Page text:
Mary Rutledge arrives from the east, finds her fiance dead, and goes to work at the roulette wheel of Louis Charnalis' Bella Donna, a rowdy gambling house in San Francisco in the 1850s. She... See full summary »
Edward G. Robinson,
A husband-and-wife team play detective, but not in the traditional sense. Instead, the happy duo helps others solve their existential issues, the kind that keep you up at night, wondering what it all means.
A part-talkie released at a time when the public was clamoring for sound, this demonstrates the difficulty Carl Laemmle faced in 1929 when he was unable to secure Fox's Movietone sound system on a permanent basis. Often the equipment would be available for a week. Universal spent the year rushing production of their 100% talking pictures, facing the dilemma of releasing their better films in a less desirable part-talking format. See more »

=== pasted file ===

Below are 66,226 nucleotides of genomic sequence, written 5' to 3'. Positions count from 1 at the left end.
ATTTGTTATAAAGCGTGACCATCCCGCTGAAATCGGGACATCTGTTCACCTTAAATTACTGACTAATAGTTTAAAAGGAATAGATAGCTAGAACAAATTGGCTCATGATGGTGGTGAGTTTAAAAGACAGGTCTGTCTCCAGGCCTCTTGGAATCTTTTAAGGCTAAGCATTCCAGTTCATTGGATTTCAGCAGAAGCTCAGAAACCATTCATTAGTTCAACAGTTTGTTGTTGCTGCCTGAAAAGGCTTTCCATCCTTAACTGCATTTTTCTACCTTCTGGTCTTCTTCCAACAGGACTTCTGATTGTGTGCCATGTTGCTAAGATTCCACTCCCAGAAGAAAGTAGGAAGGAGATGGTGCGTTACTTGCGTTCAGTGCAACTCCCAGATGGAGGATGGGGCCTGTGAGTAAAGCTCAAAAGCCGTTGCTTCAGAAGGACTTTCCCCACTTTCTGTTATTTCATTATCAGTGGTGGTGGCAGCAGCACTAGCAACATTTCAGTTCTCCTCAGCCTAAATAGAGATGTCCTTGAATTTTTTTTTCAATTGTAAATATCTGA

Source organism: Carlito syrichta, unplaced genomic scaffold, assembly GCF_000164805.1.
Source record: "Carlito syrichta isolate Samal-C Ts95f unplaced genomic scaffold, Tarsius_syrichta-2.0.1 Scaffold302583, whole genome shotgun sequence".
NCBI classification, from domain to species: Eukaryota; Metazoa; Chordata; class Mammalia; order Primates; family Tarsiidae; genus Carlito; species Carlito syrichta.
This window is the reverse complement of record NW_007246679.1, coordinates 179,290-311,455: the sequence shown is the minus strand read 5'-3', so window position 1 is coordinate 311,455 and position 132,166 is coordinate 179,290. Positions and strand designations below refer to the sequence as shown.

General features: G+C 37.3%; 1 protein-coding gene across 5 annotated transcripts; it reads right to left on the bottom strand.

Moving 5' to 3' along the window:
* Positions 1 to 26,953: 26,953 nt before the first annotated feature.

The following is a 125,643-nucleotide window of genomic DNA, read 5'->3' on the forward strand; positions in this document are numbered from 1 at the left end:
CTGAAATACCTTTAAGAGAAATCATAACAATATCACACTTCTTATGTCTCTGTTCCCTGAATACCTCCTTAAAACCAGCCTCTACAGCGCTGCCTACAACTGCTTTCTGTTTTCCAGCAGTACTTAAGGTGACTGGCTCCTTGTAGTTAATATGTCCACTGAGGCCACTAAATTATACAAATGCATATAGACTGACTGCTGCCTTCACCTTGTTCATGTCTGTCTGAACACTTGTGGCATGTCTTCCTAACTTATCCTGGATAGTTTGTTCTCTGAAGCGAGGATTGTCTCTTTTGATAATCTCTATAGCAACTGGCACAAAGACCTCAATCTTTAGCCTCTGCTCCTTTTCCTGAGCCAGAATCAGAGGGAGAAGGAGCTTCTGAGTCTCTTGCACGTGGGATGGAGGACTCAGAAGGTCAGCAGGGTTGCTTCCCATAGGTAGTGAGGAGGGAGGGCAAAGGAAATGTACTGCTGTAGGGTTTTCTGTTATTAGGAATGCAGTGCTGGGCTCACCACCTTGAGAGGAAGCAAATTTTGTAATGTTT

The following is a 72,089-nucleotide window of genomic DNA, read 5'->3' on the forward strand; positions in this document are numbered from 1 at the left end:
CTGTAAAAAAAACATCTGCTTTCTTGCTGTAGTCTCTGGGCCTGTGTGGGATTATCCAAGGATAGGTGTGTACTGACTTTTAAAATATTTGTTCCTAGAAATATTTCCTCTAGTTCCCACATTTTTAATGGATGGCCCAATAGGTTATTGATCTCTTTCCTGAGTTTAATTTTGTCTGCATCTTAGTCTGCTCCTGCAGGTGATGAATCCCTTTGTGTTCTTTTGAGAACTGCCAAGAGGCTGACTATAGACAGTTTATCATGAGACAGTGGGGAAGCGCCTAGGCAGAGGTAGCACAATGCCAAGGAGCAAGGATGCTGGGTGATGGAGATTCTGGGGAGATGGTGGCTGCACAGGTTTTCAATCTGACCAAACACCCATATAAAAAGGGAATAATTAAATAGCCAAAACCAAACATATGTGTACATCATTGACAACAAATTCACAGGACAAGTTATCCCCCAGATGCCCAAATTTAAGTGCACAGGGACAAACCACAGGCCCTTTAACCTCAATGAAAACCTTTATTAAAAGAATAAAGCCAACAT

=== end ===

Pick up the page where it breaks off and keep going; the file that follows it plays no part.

Whilst viewing this relic from the silent feature vault i could not help but to think of the now lost art of silent film acting. Without words the actors had to be thespian-plus and gesticulate with machine gun rapidity . A far cry from sly- stallone who also never found the art speaking. This feel good yarn let me down with its predictable finish but the rest packed a punch - on me - and the villian.
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